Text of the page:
Hot answers tagged carousel
Visible not prominent Within a given component, help users know what to expect by visualizing app state. IOW, keep the arrow visible but clearly inactive. This way users will know where to find it at a glance and will have visual confirmation that the carousel is at the beginning/end. There has to be a better term for this but, recognition over recall ...
I agree that carousel is not the best pattern in some cases, however when it is used ... What are the best practices and why? I've always been under an assumption that: If a carousel is endless (continues to scroll from last page to first) then you keep the buttons enabled ALWAYS. If there is no page / items to scroll to, then you still display the ...
To save some space on scrolling I'd suggest using an even thumbnails grid if the images are of same size or a "magazine layout" (think Pinterest gridlike mobile layout) for images of varied length. Magazine layout allows some space to add image description/metadata, so you don't have to employ accordion for that. See image.
Follow the Facebook method. Assume if you have 20 photos to show and you have space of accommodating 5 photos then add '+15' on the the black overlay of the 5th photo thumbnail image. Refer the attached screenshot for more info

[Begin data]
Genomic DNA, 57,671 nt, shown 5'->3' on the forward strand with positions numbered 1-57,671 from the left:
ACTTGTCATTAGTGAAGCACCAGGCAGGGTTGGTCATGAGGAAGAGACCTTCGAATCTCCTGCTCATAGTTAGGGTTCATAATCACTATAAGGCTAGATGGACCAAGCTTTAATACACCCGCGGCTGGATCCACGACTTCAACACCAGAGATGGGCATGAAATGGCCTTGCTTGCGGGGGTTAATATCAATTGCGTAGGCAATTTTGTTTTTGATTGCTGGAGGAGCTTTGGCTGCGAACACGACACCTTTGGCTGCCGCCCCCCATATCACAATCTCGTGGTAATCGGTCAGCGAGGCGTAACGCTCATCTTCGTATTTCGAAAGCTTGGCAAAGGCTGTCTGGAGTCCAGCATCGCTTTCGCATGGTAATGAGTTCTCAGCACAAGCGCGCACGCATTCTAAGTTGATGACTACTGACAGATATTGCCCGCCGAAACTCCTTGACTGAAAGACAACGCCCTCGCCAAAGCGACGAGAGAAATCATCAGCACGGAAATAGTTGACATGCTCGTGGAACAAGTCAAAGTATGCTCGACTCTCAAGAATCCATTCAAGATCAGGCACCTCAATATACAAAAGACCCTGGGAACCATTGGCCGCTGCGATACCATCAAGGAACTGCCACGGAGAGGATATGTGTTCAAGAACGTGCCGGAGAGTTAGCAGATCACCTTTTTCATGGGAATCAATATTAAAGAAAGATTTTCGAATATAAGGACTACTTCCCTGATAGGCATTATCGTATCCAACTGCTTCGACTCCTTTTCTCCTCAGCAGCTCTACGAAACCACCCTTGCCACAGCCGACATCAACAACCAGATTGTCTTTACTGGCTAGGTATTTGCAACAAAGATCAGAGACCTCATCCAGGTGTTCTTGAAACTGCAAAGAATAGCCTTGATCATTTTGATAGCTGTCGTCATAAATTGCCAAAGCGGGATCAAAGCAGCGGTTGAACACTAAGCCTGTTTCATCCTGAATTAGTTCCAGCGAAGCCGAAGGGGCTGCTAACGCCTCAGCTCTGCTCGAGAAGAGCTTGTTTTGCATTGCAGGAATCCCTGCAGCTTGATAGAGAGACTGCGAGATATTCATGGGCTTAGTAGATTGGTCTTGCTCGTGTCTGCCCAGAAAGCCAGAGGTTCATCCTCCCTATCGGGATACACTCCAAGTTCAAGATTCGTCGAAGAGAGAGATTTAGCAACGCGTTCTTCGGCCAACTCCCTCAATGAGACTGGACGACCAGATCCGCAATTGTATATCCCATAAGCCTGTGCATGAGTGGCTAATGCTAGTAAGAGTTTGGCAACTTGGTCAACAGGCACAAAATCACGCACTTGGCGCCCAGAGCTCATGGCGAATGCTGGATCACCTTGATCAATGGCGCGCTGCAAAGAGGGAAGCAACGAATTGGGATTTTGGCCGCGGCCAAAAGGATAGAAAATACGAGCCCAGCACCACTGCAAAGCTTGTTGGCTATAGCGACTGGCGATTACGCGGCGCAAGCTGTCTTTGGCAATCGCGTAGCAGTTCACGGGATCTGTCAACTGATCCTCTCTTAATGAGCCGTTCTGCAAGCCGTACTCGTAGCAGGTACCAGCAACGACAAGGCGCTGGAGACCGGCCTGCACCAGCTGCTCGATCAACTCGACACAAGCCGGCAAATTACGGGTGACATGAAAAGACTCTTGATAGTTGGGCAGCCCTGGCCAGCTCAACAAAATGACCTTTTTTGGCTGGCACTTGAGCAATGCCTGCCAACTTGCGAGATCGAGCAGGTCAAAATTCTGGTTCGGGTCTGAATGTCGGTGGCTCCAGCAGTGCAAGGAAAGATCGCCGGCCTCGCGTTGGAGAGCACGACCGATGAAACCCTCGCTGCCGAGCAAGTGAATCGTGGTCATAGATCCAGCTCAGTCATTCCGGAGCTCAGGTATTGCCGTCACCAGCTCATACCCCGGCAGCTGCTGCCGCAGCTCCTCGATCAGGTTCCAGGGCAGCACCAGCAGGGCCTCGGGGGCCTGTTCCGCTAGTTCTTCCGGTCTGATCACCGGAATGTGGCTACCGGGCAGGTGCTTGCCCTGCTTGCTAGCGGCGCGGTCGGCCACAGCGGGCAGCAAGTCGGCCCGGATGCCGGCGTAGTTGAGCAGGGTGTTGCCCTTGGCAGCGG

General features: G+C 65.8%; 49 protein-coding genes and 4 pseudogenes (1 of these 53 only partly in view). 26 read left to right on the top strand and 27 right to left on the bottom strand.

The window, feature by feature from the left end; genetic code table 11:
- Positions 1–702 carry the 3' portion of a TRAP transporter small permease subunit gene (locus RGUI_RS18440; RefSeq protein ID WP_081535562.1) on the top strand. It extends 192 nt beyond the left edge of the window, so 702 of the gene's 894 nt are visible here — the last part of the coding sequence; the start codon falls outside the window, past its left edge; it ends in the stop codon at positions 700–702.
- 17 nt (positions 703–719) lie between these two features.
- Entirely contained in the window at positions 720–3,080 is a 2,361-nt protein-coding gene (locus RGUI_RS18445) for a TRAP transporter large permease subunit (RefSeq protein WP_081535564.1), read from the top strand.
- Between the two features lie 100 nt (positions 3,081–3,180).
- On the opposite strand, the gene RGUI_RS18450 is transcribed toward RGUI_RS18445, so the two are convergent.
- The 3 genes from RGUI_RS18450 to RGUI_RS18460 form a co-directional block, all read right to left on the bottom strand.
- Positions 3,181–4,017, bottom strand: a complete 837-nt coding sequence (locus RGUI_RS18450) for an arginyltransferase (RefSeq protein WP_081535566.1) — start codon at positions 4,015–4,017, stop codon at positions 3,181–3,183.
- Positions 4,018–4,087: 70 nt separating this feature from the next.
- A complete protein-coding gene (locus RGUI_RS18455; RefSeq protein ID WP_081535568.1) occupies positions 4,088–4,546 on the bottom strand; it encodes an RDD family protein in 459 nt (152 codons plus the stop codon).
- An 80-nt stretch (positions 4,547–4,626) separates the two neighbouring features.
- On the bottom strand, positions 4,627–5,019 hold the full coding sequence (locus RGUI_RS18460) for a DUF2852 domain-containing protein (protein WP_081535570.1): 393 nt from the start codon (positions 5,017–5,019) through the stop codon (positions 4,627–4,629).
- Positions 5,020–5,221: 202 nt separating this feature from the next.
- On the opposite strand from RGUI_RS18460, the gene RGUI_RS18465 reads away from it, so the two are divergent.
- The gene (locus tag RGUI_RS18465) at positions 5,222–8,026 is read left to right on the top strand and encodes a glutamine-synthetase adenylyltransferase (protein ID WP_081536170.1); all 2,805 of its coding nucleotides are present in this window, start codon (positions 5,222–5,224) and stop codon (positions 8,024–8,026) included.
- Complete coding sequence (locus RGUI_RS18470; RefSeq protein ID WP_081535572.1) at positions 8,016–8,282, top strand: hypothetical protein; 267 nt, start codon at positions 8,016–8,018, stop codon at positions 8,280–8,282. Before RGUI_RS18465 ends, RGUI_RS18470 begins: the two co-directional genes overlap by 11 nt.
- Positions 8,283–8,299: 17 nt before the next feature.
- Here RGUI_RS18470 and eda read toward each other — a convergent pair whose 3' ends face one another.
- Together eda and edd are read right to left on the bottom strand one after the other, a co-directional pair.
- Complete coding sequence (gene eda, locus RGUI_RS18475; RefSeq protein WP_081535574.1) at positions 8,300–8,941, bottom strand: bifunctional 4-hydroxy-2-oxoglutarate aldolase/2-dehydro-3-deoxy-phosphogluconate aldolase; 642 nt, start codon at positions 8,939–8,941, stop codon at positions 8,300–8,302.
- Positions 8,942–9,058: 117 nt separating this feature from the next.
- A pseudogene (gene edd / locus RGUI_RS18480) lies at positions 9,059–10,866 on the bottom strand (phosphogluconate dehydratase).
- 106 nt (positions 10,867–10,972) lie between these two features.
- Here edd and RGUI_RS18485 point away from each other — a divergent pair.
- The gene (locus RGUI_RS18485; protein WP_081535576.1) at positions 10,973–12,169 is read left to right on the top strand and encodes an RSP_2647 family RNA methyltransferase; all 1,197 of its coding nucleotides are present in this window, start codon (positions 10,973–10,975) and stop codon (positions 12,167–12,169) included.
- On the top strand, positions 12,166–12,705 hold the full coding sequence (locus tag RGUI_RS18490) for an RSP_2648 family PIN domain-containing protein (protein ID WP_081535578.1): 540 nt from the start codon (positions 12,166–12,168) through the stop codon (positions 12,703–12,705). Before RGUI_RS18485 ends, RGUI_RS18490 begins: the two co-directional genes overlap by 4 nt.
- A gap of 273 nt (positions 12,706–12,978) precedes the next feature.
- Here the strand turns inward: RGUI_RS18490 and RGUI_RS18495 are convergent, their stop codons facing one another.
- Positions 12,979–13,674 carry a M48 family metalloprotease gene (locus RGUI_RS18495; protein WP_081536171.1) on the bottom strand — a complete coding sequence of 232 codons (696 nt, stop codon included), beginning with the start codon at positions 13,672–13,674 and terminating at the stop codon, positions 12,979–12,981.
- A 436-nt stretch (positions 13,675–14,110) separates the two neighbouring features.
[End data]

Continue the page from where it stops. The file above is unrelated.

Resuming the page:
A carousel is a tried and trusted metaphor which has been around for a long time, and you can carousel through all 30 thumbnails if you want. Users will be familiar with this metaphor. The Facebook example shown by @Grafix Guru is not a carousel (clicking takes you to another page where the images are stacked vertically in a scrollable page), however the ...
It has to be either Option 1 or Option 2. Which one depends on what it is that the user sees when tapping on 'previous' or 'next'. If they see another product, then it's Option 1. If the see another category, then it's Option 2. Anything else would create confusion for the user.
In my opinion the best practice depends on the modality. If you have inferiority-superiority (e.g. car upgrade in games) then the ends shall be blocked for good. If there is merely a difference in qualities (e.g. classes and races in games) then an open-ended solution is the best practice.
Ask Yourself What is the primary purpose of the page your user is currently on? What are they trying to accomplish while they are there? Size often dictates importance/relevance, and the "Do you know?" is taking up a large chunk of real estate. Other popular social sites don't clutter their "edit/update" profile UI with CTAs to other functionality. ...
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